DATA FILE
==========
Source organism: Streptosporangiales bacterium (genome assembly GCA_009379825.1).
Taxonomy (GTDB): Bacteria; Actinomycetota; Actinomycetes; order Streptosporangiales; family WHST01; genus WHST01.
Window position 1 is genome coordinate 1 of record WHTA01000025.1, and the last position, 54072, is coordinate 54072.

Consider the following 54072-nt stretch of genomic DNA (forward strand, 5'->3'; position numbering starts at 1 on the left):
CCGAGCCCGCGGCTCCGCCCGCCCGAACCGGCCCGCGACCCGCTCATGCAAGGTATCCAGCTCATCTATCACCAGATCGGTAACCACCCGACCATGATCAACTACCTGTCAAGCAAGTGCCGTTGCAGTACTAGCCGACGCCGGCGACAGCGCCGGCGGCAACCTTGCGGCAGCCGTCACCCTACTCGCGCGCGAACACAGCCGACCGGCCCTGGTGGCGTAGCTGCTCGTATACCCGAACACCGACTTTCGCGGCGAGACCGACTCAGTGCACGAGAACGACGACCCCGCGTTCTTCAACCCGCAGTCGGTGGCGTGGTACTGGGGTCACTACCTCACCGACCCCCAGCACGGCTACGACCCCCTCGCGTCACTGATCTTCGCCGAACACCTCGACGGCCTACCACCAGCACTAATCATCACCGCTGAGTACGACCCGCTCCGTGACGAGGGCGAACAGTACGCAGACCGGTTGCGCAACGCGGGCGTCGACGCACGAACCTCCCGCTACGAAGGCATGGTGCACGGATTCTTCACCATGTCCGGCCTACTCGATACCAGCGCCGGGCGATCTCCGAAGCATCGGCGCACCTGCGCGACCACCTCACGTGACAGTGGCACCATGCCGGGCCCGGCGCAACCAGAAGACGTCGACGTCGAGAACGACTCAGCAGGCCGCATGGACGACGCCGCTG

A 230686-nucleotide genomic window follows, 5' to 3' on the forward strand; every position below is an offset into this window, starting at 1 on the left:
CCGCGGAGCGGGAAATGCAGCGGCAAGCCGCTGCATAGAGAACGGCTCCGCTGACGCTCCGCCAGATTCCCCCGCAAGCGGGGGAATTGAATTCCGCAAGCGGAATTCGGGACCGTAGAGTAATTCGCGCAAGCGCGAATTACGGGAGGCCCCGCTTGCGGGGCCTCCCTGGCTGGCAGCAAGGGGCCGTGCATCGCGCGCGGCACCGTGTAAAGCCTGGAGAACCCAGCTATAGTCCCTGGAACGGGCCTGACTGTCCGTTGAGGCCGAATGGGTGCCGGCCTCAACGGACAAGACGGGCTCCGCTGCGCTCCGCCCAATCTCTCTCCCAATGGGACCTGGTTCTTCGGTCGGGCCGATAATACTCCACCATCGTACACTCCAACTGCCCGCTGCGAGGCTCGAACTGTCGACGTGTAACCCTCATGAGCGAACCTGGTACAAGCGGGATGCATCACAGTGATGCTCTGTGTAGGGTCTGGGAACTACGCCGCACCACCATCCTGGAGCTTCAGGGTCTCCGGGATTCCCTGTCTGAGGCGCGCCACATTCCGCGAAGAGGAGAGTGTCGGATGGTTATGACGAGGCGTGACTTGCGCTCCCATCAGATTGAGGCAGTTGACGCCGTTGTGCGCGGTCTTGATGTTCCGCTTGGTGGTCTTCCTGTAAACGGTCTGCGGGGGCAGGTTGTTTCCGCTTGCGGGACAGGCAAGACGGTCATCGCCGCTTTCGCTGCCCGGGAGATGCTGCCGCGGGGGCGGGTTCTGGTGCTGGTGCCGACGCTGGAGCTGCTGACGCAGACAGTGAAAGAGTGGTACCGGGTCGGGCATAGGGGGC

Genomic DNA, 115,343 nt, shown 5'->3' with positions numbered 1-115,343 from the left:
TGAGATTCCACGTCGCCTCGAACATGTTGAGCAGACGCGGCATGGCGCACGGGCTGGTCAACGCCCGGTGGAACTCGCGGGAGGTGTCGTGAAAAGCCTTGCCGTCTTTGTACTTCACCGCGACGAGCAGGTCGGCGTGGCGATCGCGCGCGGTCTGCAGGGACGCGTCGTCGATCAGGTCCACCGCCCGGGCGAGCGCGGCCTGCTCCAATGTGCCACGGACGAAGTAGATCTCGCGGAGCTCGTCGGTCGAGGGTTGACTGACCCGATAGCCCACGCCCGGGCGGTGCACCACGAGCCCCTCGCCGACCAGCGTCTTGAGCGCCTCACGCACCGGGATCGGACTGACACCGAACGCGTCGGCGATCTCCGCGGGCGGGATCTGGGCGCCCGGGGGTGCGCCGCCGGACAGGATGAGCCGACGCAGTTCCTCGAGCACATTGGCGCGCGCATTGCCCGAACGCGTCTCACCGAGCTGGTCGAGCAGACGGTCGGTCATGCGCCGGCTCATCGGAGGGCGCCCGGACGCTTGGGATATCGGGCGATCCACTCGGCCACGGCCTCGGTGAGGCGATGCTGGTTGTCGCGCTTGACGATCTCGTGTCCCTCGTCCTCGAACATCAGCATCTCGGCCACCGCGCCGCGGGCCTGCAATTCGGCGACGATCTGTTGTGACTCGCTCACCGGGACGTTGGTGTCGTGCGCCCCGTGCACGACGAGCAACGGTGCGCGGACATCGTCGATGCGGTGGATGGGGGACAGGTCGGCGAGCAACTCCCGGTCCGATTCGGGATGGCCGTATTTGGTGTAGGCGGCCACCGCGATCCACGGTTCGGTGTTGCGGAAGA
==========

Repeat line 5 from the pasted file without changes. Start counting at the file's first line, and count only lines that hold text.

CCGAGCCCGCGGCTCCGCCCGCCCGAACCGGCCCGCGACCCGCTCATGCAAGGTATCCAGCTCATCTATCACCAGATCGGTAACCACCCGACCATGATCAACTACCTGTCAAGCAAGTGCCGTTGCAGTACTAGCCGACGCCGGCGACAGCGCCGGCGGCAACCTTGCGGCAGCCGTCACCCTACTCGCGCGCGAACACAGCCGACCGGCCCTGGTGGCGTAGCTGCTCGTATACCCGAACACCGACTTTCGCGGCGAGACCGACTCAGTGCACGAGAACGACGACCCCGCGTTCTTCAACCCGCAGTCGGTGGCGTGGTACTGGGGTCACTACCTCACCGACCCCCAGCACGGCTACGACCCCCTCGCGTCACTGATCTTCGCCGAACACCTCGACGGCCTACCACCAGCACTAATCATCACCGCTGAGTACGACCCGCTCCGTGACGAGGGCGAACAGTACGCAGACCGGTTGCGCAACGCGGGCGTCGACGCACGAACCTCCCGCTACGAAGGCATGGTGCACGGATTCTTCACCATGTCCGGCCTACTCGATACCAGCGCCGGGCGATCTCCGAAGCATCGGCGCACCTGCGCGACCACCTCACGTGACAGTGGCACCATGCCGGGCCCGGCGCAACCAGAAGACGTCGACGTCGAGAACGACTCAGCAGGCCGCATGGACGACGCCGCTG